“There is definitely something for everyone in this coin series and we are delighted to be again working with Australia Post to create a playful way for all Australians to engage with coins and take a light-hearted look at our way of life,” Mr Gordon said.

Designed to be fun for all ages, everyone can join in the hunt by going into one of more than 3,500 participating Post Offices, making a purchase and receiving the $1 collectable coins in their change, or by purchasing the entire collection instore or online.

For the ultimate discovery, keen coin hunters will want to keep an eye out for a special edition coloured coin of the Great Barrier Reef, randomly available in full set coin tubes.

For more information about the Great Aussie Coin Hunt 2 and to learn more about the Australian icons featured on the coins, visit

The Rions Win Northern Composure Unplugged

Wednesday, 12 May 2021

The Rions have won the 2021 edition of Northern Composure Unplugged final. The Ten finalists battled it out in front of a 200-strong live audience last Friday 7 May.

Thanks to their uber slick rendition of Australian singer-songwriter Matt Corby’s hit song Brother and an original composition of their own, the Rions got the nod from the judges.

The four-piece band won a thousand dollars in cash and prizes, a marketing and publicity package from Perfect Pitch, plus the opportunity to perform at the inaugural month-long Taste of the Beaches food and wine festival currently in full swing.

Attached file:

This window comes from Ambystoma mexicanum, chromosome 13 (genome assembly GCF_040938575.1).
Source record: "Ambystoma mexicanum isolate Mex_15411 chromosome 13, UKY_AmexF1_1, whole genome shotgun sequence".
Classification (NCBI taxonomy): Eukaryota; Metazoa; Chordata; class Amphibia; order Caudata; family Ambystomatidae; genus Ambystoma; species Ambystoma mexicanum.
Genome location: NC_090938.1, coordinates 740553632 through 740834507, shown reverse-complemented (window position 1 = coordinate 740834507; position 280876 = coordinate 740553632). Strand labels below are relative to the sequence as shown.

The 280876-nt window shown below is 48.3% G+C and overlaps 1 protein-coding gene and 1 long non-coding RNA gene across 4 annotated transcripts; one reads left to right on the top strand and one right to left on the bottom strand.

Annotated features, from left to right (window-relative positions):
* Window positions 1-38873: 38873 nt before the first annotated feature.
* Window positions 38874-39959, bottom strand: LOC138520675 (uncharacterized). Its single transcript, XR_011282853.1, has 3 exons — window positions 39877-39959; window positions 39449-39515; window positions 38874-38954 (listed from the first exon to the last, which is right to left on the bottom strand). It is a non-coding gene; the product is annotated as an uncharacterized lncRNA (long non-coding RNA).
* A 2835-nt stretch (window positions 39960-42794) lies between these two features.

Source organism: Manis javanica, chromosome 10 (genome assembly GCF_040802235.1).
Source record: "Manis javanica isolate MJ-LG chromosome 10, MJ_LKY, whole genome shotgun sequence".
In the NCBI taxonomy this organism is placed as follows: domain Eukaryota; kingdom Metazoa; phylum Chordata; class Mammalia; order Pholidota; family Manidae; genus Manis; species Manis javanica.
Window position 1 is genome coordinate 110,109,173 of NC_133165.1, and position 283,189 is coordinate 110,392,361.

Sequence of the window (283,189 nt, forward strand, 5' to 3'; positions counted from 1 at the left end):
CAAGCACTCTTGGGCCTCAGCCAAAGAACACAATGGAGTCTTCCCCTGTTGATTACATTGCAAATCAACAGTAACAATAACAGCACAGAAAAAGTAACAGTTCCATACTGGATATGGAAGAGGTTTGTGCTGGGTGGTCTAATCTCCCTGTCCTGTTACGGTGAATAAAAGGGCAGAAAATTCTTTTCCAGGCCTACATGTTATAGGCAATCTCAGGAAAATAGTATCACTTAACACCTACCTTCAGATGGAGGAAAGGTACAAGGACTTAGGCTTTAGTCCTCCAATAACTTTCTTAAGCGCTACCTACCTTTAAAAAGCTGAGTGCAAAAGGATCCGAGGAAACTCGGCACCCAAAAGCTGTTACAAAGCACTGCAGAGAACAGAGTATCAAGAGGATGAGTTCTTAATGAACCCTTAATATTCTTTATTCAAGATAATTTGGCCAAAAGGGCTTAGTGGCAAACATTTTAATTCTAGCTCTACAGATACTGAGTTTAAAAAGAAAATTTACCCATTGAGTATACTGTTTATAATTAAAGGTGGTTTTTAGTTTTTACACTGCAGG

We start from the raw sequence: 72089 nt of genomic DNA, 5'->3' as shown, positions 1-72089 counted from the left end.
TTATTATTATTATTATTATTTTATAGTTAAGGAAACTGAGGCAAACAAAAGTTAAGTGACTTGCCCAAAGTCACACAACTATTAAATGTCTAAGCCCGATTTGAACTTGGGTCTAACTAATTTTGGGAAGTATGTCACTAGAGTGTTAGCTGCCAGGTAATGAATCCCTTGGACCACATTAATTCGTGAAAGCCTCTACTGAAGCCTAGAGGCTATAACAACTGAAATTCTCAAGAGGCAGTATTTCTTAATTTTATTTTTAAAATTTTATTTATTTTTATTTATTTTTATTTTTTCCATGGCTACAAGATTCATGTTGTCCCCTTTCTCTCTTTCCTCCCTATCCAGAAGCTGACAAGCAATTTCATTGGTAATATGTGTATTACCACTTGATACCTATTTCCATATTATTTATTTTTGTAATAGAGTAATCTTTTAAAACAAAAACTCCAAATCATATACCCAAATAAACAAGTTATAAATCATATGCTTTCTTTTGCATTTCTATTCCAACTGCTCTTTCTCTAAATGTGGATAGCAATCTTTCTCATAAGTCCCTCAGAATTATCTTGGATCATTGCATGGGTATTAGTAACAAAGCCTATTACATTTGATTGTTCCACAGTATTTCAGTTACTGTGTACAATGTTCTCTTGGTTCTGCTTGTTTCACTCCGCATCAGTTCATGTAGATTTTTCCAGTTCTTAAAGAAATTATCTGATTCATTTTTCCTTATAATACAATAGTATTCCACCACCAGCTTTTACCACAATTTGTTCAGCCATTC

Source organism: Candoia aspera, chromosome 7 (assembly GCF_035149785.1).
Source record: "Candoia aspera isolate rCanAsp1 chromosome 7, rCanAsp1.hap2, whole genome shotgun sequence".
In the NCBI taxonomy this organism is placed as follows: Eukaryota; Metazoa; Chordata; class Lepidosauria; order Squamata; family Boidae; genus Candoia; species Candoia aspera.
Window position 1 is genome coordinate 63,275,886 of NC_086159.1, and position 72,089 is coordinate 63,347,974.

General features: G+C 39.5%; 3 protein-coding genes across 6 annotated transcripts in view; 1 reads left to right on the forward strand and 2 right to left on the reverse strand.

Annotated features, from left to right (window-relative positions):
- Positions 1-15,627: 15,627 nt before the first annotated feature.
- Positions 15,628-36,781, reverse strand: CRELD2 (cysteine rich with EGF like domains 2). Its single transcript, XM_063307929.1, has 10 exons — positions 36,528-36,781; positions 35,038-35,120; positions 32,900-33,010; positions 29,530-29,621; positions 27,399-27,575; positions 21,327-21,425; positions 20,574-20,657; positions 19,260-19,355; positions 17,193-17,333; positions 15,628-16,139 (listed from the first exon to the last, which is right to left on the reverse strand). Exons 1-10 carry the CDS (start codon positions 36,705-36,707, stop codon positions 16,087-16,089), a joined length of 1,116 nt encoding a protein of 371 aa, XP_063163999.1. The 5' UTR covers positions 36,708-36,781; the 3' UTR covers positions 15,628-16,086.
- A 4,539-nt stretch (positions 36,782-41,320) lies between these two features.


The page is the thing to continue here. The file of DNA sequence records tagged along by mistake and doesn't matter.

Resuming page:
Finalists were selected from 26 entrants who had a song filmed and recorded at Glen Street Theatre in April and streamed online on the KALOF YouTube channel during National Youth Week.

Performances gained over 15,000 views and over 4,000 votes were cast for the Audience Choice award.

Finalists were assessed by a panel of music industry professionals: Dave Keogh of Perfect Pitch, Geoff Stanwell and Penny Howell of Northside Radio, Sam Wilkins from Council’s Community and Belonging  Strategic Reference Group, Jenna Kim from Council’s Youth Advisory Group, and Kate Lush, internationally acclaimed and multi-award-winning musician.

The finals event was also recorded by Radio Northern Beaches and streamed online over the weekend.

Mayor Michael Regan said he was pleased to again experience the talent and enthusiasm of local young performers.

“It is very encouraging that we have such talented young people who have such great passion for their art,” Cr Regan said.

“I congratulate all this year’s participants and finalists for such high standard performances and great entertainment.

“Online views and voting was significantly higher than last year, so I would like to thank everyone who took the time to engage with and encourage our up-and-coming talent.”

The Rions said: “We are so stoked to be a part of KALOF’s Northern Composure event, it’s such an amazing opportunity for kids on the Northern Beaches and we congratulate all the other awesome contestants. Can't wait to team up with KALOF again for our sold out single launch on May 29 at Mona Vale Memorial Hall."

The remaining place getters and prizes are:

  • 2nd – Tilli Kay, guitar & vocals, $250 cash and Mona Vale Music voucher;
  • 3rd – Little Icaro, guitar & vocals, $150 cash and Mona Vale Music voucher;
  • Audience Choice, Ava & Mia, duet, guitar & vocals $200 cash and Mona Vale Music Voucher
  • Most Viewed Award – Ava & Mia, duet, guitar & vocals, $100 cash;
  • Junior Encouragement Award – Gemma Willis, guitar & vocals, Mona Vale Music Voucher

All entrants received a copy of their professionally-recorded song to help them secure future performance opportunities, and finalists received a KALOF gift pack.